WSU christens new Noorda Engineering, Applied Science & Technology Building
OGDEN — A sea of purple flooded Weber State University’s new Noorda Engineering, Applied Science & Technology Building Friday afternoon for a ribbon-cutting ceremony and tour. While students have been learning in their new engineering environment since the beginning of the semester, the space was not quite ready to share with the public.
The state-of-the-art building, totalling over 130,000 square feet, features exposed architecture, open spaces, labs and classrooms with glass walls providing tons of natural light.
Weber State electrical engineering student David Rackham said the new building is a huge step up from what it used to be with far more resources for students as well as the ability to observe what is going on in different classrooms.
For Andrew Ormond, a mechanical engineering student, it’s not just the happenings going on in other classrooms that fascinate him, it is the methodical design of the server room.
The server room, used to store, power and operate computer servers, is not housed in a windowless room in an obscured location, but rather in a long, narrow room with glass walls adjoining two classrooms.
The view of the servers in action offers up a colorful, mesmerizing view, Rackham said. “It’s pretty cool.”
An interactive sculpture hanging from a floating frame above the centralized community foyer is comprised of 119 moving origami elements representing the invisible forces of nature.
As the “Between the Currents” sculpture moved intermittently during the ceremony, the focus of attendees was drawn to the ceiling, including WSU President Brad Mortensen during his speech.
Mortensen said the learning and innovation spaces built into the Noorda building that provide students, faculty and staff the ability to unleash their creative potential are game-changers for WSU programs and the industries they serve.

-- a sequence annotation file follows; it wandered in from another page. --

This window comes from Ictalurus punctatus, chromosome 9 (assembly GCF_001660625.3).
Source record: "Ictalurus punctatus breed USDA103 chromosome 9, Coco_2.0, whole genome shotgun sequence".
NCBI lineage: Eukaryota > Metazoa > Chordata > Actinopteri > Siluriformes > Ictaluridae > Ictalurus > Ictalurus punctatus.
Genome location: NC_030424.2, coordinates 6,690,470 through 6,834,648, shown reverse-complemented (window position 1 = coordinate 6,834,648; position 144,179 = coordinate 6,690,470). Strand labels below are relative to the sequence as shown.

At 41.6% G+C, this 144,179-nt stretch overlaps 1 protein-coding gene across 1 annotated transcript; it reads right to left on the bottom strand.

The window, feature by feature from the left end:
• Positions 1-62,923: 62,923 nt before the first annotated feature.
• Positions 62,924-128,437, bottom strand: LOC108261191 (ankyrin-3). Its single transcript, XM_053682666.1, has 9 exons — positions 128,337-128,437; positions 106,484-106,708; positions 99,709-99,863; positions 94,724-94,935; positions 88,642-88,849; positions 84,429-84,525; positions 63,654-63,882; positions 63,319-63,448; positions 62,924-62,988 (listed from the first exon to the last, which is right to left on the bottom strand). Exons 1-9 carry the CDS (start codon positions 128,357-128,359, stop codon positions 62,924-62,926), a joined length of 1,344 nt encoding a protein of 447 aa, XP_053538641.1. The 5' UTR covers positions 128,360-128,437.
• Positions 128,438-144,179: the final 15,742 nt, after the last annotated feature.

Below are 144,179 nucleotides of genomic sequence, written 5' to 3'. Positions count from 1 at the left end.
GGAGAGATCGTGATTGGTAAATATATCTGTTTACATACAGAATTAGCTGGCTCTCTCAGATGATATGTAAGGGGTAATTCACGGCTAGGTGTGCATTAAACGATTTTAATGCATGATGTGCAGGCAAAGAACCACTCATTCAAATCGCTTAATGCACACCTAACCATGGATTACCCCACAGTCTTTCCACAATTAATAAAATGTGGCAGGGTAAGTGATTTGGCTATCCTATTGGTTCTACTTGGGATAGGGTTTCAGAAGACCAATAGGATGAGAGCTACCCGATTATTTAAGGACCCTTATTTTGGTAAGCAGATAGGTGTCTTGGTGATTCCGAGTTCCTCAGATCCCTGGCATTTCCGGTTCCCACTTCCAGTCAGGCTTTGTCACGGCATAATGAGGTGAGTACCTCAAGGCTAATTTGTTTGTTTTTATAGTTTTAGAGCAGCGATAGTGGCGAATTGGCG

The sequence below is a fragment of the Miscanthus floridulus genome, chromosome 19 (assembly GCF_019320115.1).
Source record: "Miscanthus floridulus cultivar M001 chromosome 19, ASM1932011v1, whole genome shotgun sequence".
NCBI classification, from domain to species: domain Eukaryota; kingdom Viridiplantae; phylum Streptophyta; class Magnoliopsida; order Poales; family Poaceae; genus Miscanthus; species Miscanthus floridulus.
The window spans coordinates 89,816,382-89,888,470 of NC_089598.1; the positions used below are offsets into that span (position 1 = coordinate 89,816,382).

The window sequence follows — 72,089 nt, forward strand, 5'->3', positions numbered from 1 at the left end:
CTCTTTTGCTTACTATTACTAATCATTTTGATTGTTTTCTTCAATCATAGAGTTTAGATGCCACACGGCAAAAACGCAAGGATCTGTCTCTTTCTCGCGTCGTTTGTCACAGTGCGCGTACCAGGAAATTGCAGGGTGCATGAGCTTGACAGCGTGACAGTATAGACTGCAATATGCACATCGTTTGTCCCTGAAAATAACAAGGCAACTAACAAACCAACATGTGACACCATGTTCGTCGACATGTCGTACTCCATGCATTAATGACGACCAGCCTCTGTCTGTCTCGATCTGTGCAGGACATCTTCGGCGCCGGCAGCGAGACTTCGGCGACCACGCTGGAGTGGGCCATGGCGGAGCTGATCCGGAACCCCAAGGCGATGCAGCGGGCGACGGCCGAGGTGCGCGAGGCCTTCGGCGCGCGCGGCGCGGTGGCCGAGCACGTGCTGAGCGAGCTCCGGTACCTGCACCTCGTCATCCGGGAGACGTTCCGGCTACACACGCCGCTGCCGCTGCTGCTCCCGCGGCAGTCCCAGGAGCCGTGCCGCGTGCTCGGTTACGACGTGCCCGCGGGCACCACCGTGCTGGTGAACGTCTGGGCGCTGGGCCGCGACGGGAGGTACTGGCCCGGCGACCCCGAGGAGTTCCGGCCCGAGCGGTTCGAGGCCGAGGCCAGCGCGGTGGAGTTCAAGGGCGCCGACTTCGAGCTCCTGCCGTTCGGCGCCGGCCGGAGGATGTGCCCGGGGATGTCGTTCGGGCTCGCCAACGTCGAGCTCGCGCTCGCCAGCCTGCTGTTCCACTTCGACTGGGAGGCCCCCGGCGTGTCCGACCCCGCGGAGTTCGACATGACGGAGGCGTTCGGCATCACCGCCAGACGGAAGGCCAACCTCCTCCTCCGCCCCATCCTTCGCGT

Capstone projects of all different types filled the senior project room on Friday where WSU faculty advisor Dan Magda stood ready to explain the details of each one.
Among the Capstone projects being featured was one titled “Going the Distance Tricycle” in which a three-wheeled device was custom designed to aid a young boy with cerebral palsy in getting around on his own.
Also getting around on its own is Ryan Reidhead’s autonomous recreation vehicle, which makes decisions and follows courses entirely on its own.
The only control Reidhead has over his small, motorized vehicle is to make it start or stop; everything else is determined by the $6,000 vehicle, which operates by signal.
“It’s quite expensive, which is why I’m sitting next to it,” he said.
According to Reidhead, he paid for it all out of pocket while attending a robotics class taught by Jonathan West.
Admiring vehicles at the same table was spectator Bob Harris, who said he thought the project was a “marvel of engineering.”
Students making use of their new facility have the Utah Legislature to thank as well as the Ray & Tye Noorda Foundation for making the building possible.
Dave Ferro, dean of the College of Engineering, Applied Science & Technology, said he thinks citizens of Utah will be getting a great return on their investment with the state’s promising youth and economy.